My good friend Prof. Robert Royal has a highly useful essay at Claremont Review of Books, Winter – 2019 – entitled “Is The Pope Catholic?” [UPDATE: Prof. Royal wrote this during during the Synod of October 2018! It is still fresh.]
This is one that you should both download and print. There are options for both on that site! You will want to read it more than once.
The books he writes about.
- Royal reviews books about Francis. In doing so, he also reviews Francis’s pontificate.
- Austen Ivereigh’s The Great Reformer: Francis and the Making of a Radical Pope
- Henry Sire’s The Dictator Pope: The Inside Story of the Francis Papacy
- George Neumayr’s The Political Pope: How Pope Francis is Delighting the Liberal Left and Abandoning Conservatives
- John Gehring’s The Francis Effect: A Radical Pope’s Challenge to the American Catholic Church
- Philip Lawler’s Lost Shepherd: How Pope Francis Is Misleading His Flock
- Ross Douthat’s To Change the Church: Pope Francis and the Future of Catholicism
In addition to being a good overview of books in English about Francis, this essay is also a status quaestionis piece.
Royal is fair to the books. For example, about Ivereigh’s work: “It would be wrong to say that the book is pure hagiography” and about Neumayr’s, “relentlessly ideological reading”. He points to what is factual, underscores what is just rumor or unsubstantiated, and gently calls out prevarication.
Royal is also fair to the pontificate. Hence, his review is unvarnished. Therefore, it is neither simple nor is it a pretty picture, because this pontificate is manifestly anything but.
I suspect that the Papalatrous Left and the New catholic Red Guards, when they find this essay and grumble their way through it, will set out for Royal in a spittle-flecked nutty of verbal tar and feathers.
Here are some snips from Royals piece…
In one of the early, defining moments of his papacy, Francis told the 3 million young people assembled in Rio de Janeiro for World Youth Day 2013, “hagan lío,” a phrase from his native Argentina that means “raise a ruckus” or, more literally, “make a mess.” He presumably wanted them to bring fresh energy into the daily life of the Church and the world. The prudence of asking young people to do what they are already inclined to do anyway—knowing little, as they do, of the Church or the world—is debatable.
The great disadvantage of Ivereigh’s work, however, is already clear from the title. It would be wrong to say that the book is pure hagiography; it admits Bergoglio made mistakes. But even the most admiring biographer cannot make much of a case that the future pope was highly successful—as a reformer or anything else—in Argentina.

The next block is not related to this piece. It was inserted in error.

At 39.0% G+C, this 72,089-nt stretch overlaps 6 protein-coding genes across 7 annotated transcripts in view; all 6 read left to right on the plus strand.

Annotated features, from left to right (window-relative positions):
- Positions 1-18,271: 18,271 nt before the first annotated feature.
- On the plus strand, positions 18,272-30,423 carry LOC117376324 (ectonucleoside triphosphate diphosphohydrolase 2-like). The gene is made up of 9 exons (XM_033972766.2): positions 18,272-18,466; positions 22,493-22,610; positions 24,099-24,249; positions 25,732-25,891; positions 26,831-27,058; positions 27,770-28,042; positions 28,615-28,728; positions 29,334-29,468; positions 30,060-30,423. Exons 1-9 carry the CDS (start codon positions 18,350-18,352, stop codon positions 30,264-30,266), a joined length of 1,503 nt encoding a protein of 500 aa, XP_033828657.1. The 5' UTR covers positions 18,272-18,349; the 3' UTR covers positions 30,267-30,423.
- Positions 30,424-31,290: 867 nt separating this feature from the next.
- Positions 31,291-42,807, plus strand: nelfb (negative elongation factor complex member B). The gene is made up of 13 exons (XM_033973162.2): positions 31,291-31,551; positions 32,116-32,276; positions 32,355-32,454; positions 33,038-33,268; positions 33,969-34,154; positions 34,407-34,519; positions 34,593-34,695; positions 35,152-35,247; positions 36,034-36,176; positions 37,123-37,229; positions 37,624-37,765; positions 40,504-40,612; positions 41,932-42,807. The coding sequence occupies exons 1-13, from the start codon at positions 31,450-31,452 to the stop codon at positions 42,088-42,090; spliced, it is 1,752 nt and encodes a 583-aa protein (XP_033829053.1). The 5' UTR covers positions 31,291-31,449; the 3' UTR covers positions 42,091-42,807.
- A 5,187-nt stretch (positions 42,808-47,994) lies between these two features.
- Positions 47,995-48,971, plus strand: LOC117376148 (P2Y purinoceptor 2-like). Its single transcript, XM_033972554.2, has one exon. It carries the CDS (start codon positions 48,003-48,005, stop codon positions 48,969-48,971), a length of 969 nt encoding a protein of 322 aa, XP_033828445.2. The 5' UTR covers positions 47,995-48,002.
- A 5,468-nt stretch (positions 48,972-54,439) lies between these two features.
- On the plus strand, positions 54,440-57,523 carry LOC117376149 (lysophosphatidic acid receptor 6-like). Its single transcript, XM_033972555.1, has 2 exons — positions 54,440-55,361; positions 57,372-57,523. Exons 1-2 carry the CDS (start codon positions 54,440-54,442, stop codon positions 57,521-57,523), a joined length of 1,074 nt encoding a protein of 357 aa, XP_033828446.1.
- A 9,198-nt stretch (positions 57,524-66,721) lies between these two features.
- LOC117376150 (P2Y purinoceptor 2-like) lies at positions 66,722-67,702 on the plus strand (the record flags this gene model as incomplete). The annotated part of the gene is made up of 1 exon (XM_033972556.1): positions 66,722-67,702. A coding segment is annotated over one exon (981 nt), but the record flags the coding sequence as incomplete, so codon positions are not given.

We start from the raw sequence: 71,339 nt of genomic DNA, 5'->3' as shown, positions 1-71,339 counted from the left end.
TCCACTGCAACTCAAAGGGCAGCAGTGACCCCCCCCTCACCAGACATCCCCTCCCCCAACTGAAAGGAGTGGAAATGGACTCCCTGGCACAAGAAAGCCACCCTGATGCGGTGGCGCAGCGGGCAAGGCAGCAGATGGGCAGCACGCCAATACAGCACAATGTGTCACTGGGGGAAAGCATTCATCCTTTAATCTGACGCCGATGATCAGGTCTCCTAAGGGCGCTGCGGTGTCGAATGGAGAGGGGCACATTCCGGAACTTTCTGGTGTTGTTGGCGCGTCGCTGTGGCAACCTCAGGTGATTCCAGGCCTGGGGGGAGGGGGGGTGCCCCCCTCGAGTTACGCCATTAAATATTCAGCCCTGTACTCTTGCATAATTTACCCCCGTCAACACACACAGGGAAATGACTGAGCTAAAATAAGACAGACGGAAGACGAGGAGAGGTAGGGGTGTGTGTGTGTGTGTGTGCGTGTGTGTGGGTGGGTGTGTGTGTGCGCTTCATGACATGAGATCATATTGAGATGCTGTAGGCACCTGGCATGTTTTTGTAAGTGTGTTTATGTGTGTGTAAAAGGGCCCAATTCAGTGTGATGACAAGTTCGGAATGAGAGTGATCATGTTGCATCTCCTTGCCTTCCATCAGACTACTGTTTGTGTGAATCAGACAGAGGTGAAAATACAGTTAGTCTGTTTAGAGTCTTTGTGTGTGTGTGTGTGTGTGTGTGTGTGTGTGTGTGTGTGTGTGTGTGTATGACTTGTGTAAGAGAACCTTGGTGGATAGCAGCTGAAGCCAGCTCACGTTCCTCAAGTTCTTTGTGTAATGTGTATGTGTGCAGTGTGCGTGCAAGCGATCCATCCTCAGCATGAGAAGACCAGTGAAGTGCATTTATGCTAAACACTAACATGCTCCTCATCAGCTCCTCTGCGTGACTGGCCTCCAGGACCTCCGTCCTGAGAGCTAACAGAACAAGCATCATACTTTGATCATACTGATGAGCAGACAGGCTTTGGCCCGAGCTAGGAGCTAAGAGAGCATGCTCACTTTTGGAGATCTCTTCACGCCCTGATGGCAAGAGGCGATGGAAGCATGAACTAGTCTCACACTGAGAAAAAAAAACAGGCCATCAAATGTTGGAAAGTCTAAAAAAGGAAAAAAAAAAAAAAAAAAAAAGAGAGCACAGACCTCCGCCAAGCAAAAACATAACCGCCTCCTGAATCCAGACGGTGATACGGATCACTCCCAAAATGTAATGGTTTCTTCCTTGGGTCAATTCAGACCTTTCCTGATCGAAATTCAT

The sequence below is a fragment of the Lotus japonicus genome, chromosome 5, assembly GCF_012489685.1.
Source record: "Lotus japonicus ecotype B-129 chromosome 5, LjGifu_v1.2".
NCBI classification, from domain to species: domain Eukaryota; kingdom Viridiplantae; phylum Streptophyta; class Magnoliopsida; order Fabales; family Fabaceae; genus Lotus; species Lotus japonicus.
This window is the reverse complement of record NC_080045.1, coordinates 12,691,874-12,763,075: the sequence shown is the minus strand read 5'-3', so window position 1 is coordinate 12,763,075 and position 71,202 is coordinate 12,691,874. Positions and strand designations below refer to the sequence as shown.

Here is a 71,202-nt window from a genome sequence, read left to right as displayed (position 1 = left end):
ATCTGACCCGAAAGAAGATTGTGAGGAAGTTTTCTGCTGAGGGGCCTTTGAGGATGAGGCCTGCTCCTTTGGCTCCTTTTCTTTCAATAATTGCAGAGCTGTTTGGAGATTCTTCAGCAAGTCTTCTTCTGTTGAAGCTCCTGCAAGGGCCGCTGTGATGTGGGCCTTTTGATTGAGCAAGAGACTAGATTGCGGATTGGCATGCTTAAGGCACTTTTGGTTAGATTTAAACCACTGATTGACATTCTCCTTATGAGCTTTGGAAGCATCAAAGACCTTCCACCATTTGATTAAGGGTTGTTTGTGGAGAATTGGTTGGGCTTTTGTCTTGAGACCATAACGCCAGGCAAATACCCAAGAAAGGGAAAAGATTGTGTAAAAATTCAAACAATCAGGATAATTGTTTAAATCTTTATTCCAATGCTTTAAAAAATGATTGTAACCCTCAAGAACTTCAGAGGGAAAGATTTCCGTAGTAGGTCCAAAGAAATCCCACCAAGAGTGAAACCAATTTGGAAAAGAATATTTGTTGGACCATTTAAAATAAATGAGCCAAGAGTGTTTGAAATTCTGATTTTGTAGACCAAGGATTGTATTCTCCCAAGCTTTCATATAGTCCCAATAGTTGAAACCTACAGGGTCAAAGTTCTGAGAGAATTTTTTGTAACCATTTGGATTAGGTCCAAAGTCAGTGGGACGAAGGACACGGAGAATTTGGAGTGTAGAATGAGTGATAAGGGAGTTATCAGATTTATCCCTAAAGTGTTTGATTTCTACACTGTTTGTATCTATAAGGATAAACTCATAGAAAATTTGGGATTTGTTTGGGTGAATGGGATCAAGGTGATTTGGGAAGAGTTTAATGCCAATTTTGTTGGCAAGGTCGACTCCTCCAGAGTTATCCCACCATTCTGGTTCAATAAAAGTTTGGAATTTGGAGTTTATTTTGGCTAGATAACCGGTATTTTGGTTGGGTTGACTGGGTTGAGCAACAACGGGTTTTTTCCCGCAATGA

When the Vatican was considering making Bergoglio a cardinal in 2001, then Jesuit Superior General Peter Hans Kolvenbach wrote a letter to John Paul II advising against it because of the controversies Bergoglio had provoked over many years and, it is said, because of psychological instability. (The letter, it is also said, has disappeared from the archives.) The basic facts here are not in dispute. Francis has admitted that he saw a psychiatrist during a troubled period in his life, and he did not really repair his relationship with his religious order—which remained broken for 37 years—until he became pope.
Whatever his track record in Argentina, Francis was elected to be a reformer, yet in the six years since he became pope, the rot in the Church has only become worse. Vatican finances, despite promises and early steps to make them more transparent, are still a murky—sometimes criminal—mess. The Roman curia (the Vatican offices charged with running a church of 1.2 billion people all over the globe) tell any visitor willing to listen these days that they are confused about their mission. The pope has shown himself quite willing to blur several Catholic teachings in order to meet halfway some of the worst developments in modern culture—a popular move with liberals and non-Catholics, but a betrayal for serious Catholics.
Like Perón, he boldly tells different groups what they want to hear, even if he often contradicts himself.
In politics a certain amount of studied ambiguity can be a useful tool. But in religion—especially when it comes to some of the most burning current issues—ambiguity can look like confusion, or even surrender.
His many colorful insults (“fomentor of coprophagia,” “museum mummy,” “creed-reciting, parrot Christian,” “sourpuss,” etc.)—so many, in fact, that a “Pope Francis Little Book of Insults” has been compiled online—are amusing in a way, if you aren’t Catholic or don’t think they ill befit the vicar of Christ. But they also contradict the much celebrated softer, gentler side of the pope: he frequently preaches that to insult a person violates his or her dignity.
The emphasis here has to be on the spirit of renewal because the expected bump in the number of people participating in Church, the sacraments, and religious activities of all kinds has not happened: in fact, the numbers continue to worsen. Part of the “Francis effect” is to have exacerbated existing divisions and tensions within the Church, sometimes producing strong opposition to the Holy Father among Catholics themselves. Attendance at the pope’s Wednesday audiences in Saint Peter’s Square and visitors to the Vatican more generally are at record lows compared to his two predecessors’.
The “change” that Francis is pursuing necessarily involves dismantling the work of his two great predecessors, especially their efforts to restore an emphasis on truth and natural-law thinking.
I could pull so much more. Again, read it, download it, print it. You should even distribute it to friends.
At Claremont Review of Books, Rombert Royal’s “Is The Pope Catholic?”
Fr. Z kudos.